Looks to me as if you’re seeing back face color bleeding through at some of the edges. You can amplify it by turning off edges and setting the back face color to something bright. Here I’ve set the back face color to red.
click on the B in the green circle at the top right of the forum window. Click on the person icon, then Preferences, and then Profile. Remember to scroll down after making the corrections and save the changes.
It did not work because back faces were painted, must be a bug.
Now, the question remains for me, as far as I understand.
If a client receives this file and opens it on his interior design session in sketchup, it will have the gaps, right?
Depending on what he does to his skp file, some ■■■■ will probably happen with this model.
How to avoid that?
Is collada the best format to export models from blender to skp?
Not a bug. Remove the material from the back faces so the back face color will show.
It shouldn’t have gaps but depending on their graphics card and how they are using it, the back face color may bleed through.
I don’t know if it’s the best but it’ll work. It wouldn’t hurt to simplfy it, though. If it’s to be used as entourage in a SketchUp project, it’s too large and too complex. The fine detail will be lost and the object will be more of a liability than an asset.
As I mentioned previously, the piping is way more detailed than it needs to be. No one looking at the entire couch in a room will ever be able to see that detail. That detail is wasted and is just contributing to file bloat.
Consider that your couch model won’t be the only object added to a project. You can find lots of examples of people using heavy components like your couch coming to this forum looking for help because their computers can no longer handle their SketchUp files because they are bloated with heavy components like you couch.
Even some low level cleanup like reducing the overly large texture file and cleaning up some unneeded edges and faces reduced the file size by more than 32%.
Simplifying the piping and elminating the unneed geometry on the bottom would reduce the file size even more.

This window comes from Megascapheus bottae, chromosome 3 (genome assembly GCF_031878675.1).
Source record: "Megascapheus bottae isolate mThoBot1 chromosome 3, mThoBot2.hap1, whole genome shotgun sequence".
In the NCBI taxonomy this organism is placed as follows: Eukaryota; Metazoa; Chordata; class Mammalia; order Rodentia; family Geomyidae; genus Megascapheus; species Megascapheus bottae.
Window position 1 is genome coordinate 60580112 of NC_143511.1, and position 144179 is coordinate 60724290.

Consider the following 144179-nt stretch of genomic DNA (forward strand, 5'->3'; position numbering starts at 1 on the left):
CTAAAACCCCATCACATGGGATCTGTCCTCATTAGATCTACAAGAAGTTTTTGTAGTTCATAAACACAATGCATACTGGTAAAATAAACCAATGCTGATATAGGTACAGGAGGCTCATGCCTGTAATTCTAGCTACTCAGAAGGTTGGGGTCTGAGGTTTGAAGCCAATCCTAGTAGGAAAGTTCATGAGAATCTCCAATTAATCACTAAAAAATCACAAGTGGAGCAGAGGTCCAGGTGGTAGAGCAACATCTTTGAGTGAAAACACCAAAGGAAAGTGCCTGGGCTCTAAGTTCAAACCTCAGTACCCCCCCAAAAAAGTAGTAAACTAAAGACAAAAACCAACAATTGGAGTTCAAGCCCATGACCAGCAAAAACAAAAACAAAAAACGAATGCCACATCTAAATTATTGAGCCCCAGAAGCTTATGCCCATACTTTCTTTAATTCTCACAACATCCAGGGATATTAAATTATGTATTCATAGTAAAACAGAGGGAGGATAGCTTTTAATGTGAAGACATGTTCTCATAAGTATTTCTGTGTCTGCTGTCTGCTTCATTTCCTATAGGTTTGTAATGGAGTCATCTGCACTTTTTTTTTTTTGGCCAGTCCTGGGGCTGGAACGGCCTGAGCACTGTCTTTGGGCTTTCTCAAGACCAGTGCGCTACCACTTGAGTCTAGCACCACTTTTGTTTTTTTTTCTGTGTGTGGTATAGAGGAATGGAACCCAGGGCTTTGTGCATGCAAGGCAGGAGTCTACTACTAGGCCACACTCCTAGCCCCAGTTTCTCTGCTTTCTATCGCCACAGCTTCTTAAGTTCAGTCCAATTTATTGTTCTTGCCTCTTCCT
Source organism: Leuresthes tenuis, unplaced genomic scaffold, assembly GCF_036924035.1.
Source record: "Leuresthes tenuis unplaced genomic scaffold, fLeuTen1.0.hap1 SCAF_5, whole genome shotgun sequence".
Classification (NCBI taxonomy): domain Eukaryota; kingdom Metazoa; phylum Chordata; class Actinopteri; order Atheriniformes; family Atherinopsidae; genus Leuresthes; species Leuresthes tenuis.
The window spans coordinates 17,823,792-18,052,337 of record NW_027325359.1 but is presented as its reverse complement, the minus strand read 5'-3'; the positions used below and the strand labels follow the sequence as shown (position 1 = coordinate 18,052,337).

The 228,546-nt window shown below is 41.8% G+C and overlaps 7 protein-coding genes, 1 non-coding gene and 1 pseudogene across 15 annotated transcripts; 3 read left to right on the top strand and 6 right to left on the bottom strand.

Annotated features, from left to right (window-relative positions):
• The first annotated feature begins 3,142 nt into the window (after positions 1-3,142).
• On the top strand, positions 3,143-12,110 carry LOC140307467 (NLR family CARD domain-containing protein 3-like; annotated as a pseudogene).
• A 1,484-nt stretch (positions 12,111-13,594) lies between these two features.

well I like triangles, but that’s a lot of them you might want to smoothen a bit your couch in blender, removing half the geometry can help a lot and won’t be visible, especially with that “fuzzy” material (it’s like a dotted camo, it breaks the shapes and makes them look a bit non flat)
also, you could, in blender, reduce complexity : basically your couch is 4 parts : seat, back rest, right and left arm rest.
all the contact areas between these parts can just disappear. it’s complex geometry for places you’ll never see. also, the underside. same reason.
here is a car I used in a project, in the background. you can see I deleted anything not visible from the outside. if the things you model are to be used in context (not as the centre of attention), you can treat them as decor. like props in a movie set.
edit : well dave edited his message to say the same, lower polygon count and complexity, remove useless invisible stuff, it’ll help
often, when a designer models a piece of furniture, they will make it as a standalone. the file suffices itself, you make a couch, a beautiful couch, and you can observe it.
but the scope in witch the 3d will be used is actually important.
you wouldn’t do a 500K polygon door handle to put on a door in the background of a 4000x2000px image would you ?
well a designer paid to model door handles for the door handle company will anyway. And people will use it and wonder why their model is so slow.
Plus, exporting from one software to another often means triangles. any face will be converted to triangles, adding extra geometry.
Such hi def models are better suited in rendering tools or using proxies, at least on SU. the more elements you plan on having in your project, the more strain you’ll put on your machine with hi def models.